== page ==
A story with both comedy and heartbreak sure to please Backman fans.

Pub Date: Sept. 8, 2020

ISBN: 978-1-5011-6083-7

Page Count: 352

Publisher: Atria

Review Posted Online: June 17, 2020

Kirkus Reviews Issue: July 1, 2020

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Dark and unsettling, this novel’s end arrives abruptly even as readers are still moving at a breakneck speed.

THEN SHE WAS GONE

Ten years after her teenage daughter went missing, a mother begins a new relationship only to discover she can't truly move on until she answers lingering questions about the past.

Laurel Mack’s life stopped in many ways the day her 15-year-old daughter, Ellie, left the house to study at the library and never returned. She drifted away from her other two children, Hanna and Jake, and eventually she and her husband, Paul, divorced. Ten years later, Ellie’s remains and her backpack are found, though the police are unable to determine the reasons for her disappearance and death. After Ellie’s funeral, Laurel begins a relationship with Floyd, a man she meets in a cafe. She's disarmed by Floyd’s charm, but when she meets his young daughter, Poppy, Laurel is startled by her resemblance to Ellie. As the novel progresses, Laurel becomes increasingly determined to learn what happened to Ellie, especially after discovering an odd connection between Poppy’s mother and her daughter even as her relationship with Floyd is becoming more serious. Jewell’s (I Found You, 2017, etc.) latest thriller moves at a brisk pace even as she plays with narrative structure: The book is split into three sections, including a first one which alternates chapters between the time of Ellie’s disappearance and the present and a second section that begins as Laurel and Floyd meet. Both of these sections primarily focus on Laurel. In the third section, Jewell alternates narrators and moments in time: The narrator switches to alternating first-person points of view (told by Poppy’s mother and Floyd) interspersed with third-person narration of Ellie’s experiences and Laurel’s discoveries in the present. All of these devices serve to build palpable tension, but the structure also contributes to how deeply disturbing the story becomes. At times, the characters and the emotional core of the events are almost obscured by such quick maneuvering through the weighty plot.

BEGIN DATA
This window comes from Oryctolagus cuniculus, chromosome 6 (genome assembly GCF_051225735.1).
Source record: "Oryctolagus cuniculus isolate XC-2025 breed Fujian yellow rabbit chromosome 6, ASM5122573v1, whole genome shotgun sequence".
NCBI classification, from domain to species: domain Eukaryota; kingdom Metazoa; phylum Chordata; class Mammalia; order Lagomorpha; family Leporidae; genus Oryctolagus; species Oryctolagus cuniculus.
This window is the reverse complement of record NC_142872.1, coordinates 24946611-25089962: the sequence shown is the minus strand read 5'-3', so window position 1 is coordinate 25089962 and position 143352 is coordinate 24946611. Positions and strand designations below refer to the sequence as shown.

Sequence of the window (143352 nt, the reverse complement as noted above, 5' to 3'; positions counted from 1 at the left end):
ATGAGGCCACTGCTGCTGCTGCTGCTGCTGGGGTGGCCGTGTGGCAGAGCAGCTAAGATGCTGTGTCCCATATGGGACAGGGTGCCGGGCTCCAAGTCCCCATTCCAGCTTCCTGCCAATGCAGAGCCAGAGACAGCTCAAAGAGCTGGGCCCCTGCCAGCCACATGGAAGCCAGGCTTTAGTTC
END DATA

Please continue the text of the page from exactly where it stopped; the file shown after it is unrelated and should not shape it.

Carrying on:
Dark and unsettling, this novel’s end arrives abruptly even as readers are still moving at a breakneck speed.

Pub Date: April 24, 2018

ISBN: 978-1-5011-5464-5

Page Count: 368

Publisher: Atria

Review Posted Online: Feb. 6, 2018

Kirkus Reviews Issue: Feb. 15, 2018